More Than "The Document Company"

Xerox's DocuColor 40 digital color printer has been changing more than just the way corporations and small businesses reproduce color documents and presentations -- it's helped bring about a sea change in Xerox's approach to the vast and ever-widening marketplace of color digital printing.

Long before "The Document Company" introduced its black-and-white digital printer, the DocuTech, in 1989, Xerox saw an opportunity in the low end of the offset printing market: if color short-runs could become economically feasible, not only would businesses bring color printing operations in-house by purchasing digital color printers, but print shops would use them to complement their offset operations, since offset short-runs are so cost-ineffective.

"We've been researching higher speed color printing technologies for nearly fifteen years," says Brian Rooney, Business Team Manager for the DocuColor 40. "Every year we tally up the printed pages we see out there, and we break'em down by environment -- commercial print, quick printers, in-plant reproduction groups -- and by pages -- black-and-white, plot colors, process colors. When you run those numbers together, you see that 98% of color right is still being produced in large-run lengths in commercial print operations, and if you look at how many placements we have in there, it's almost zero. If we took even 3 percent of that market, we'd build more DocuCulors in a year than we've built Docutechs in its life."

The first breakthroughs came in the early 90's in the Fuji-Xerox facility in Japan. Getting the DocuColor 40's speed up to forty pages a minute was only half the battle -- apart from ironing out all the wrinkles in consistency and process control, Xerox needed to discover its new customers' needs.

Xerox's Production Systems Group turned the weight of Xerox's large, aggressive direct-sales field to advantage, determining customer expectations by using presentations and focus groups, with comparisons to competing products. This meant not only enabling the DocuColor 40 to handle heavier stocks -- one early change Xerox made was to a straight-through paper path -- but honing the DocuColor 40's ability to print on fancy surfaces by adding, for instance, the equivalent of inline densitometers to measure and correct toner density during the printing process.

Adjustments had to be made in Xerox's approach to marketing, too. "The traditional Xerox pricing philosophy has been the price for buying the equipment, and then a recurring monthly charge, depending on the number of prints you produce -- what's called a 'click charge.' But if you take that to a commercial printer, they'll look at you cross-eyed -- 'What's a click charge? I just want a service charge this month!' So it's a challenge to adjust our service policies, our service pricing, our delivery of the equipment, our service philosophies -- everything -- to make sure we're aligned with how those companies want to buy our products, and how they want to do business with us."

Xerox soon discovered that variety of paper choice was one of its potential customers' number-one concerns. As Rooney puts it, "In the traditional office space, people are happy with your basic 24-pound bond paper -- but the minute you step across the boundary from black and white to color, you're now faced with a whole different environment of paper substrate requirement."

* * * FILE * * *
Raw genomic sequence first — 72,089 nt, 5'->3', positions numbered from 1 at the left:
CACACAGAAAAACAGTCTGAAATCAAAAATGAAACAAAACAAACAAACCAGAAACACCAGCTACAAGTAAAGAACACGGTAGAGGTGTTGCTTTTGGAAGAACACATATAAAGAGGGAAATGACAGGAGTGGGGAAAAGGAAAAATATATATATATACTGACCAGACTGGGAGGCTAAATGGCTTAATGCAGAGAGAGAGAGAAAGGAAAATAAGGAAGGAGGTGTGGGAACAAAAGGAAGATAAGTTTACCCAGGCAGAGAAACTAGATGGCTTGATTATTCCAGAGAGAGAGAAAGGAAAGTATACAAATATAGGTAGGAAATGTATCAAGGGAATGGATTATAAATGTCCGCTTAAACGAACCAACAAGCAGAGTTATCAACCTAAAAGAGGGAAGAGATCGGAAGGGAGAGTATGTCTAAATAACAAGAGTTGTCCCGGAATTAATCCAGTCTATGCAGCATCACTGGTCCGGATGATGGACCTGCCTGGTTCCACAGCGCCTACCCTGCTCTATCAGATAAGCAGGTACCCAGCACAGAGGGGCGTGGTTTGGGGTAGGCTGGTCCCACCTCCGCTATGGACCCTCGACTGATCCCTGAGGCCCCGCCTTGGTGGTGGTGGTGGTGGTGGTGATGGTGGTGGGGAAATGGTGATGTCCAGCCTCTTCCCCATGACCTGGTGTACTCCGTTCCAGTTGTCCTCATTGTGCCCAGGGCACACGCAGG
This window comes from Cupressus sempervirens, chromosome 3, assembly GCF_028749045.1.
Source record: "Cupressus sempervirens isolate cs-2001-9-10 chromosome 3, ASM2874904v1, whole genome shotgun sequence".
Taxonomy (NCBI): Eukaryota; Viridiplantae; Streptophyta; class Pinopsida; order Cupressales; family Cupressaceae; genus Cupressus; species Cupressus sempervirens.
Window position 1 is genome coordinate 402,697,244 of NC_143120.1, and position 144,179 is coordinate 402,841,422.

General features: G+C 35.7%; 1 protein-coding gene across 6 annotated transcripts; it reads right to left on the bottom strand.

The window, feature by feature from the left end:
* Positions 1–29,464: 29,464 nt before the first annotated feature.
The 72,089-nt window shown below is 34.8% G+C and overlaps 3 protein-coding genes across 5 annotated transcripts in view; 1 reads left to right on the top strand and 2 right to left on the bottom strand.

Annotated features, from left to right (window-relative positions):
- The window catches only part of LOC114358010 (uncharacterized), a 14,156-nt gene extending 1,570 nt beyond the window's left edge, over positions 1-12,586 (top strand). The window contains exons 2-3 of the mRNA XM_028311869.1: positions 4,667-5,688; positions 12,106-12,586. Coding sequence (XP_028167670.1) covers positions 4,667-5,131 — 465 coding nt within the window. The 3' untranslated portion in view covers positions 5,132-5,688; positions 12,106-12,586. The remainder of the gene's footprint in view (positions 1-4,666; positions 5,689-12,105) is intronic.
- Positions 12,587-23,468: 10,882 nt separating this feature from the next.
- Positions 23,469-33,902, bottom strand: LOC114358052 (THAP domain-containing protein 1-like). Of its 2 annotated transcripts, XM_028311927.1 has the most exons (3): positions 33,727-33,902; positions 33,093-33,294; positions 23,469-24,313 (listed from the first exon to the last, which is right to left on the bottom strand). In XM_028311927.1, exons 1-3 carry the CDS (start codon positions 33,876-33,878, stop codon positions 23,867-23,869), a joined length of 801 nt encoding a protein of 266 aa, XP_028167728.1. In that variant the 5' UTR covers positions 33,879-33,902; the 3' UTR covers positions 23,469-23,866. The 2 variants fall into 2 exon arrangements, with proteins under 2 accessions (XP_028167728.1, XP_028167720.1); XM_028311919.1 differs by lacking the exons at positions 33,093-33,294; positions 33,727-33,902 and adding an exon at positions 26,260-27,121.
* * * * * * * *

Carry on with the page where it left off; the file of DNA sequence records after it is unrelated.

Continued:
And while Xerox's warrantee agreements have traditionally specified that customers use use Xerox-branded paper, color was a new ballgame. With customers damanding a wide variety of substrates and papers, a divison from Xerox's Paper Qualification Group was earmarked to test and select brands for recommendation in "The Paper Advantage," a booklet explaining how to choose papers and a list of brands Xerox feels work best.

Xerox has also installed a customer satisfaction team to test papers submitted by customers: according to Diane Foley [need her title], "If a customer says, 'I want *this* paper tested, because I need to know how it will run,' we will also provide that service as part of the DocuColor 40 selling cycle -- we'll gather a list of commercially available papers, bring them in for tests, and recommend the ones that work the best on the equipment to the customer. That's how we came to recommend several Mohawk lines -- Satin, Copytext, Superfine, Navajo, Options -- their outstanding formation, high smoothness, and high brightness suit our customers' needs for high-quality color imaging such as for promotional brochures, covers, and point-of purchase displays.

"As a matter of fact, when our Supplies group saw that Mohawk was doing well, they decided to brand it, and distribute it through their own channel."

"The next level," says Rooney, "is to move ahead of the curve." A team is now in place working with paper manufacturers to create papers according to specifications of conductivity, moisture content, and rag and clay content. "The response from the paper mills has been tremendous. They are re-evaluating their formulations and coming up with papers that are more directed to operate very well inside these kind of devices."

And as opportunities enabled by the new technology's speed and convenience breed further innovations, all signs point to an ever-increasing demand for short run color digital printing, whether it's "just-in-time" printing, mass customization, run-length-of-one, versioning, or personalizing, the market is wide open for Xerox.

As Rooney says, "Paper is opening a lot of doors for us, 'cause the more substrate flexibility we can provide, the more everybody benefits -- the more the customers can provide more products to their customers, the more products they'll buy from us because now the machine does more, and the more pages they'll print on each machine. If the paper's done right, it can be the springboard to how everything else takes off."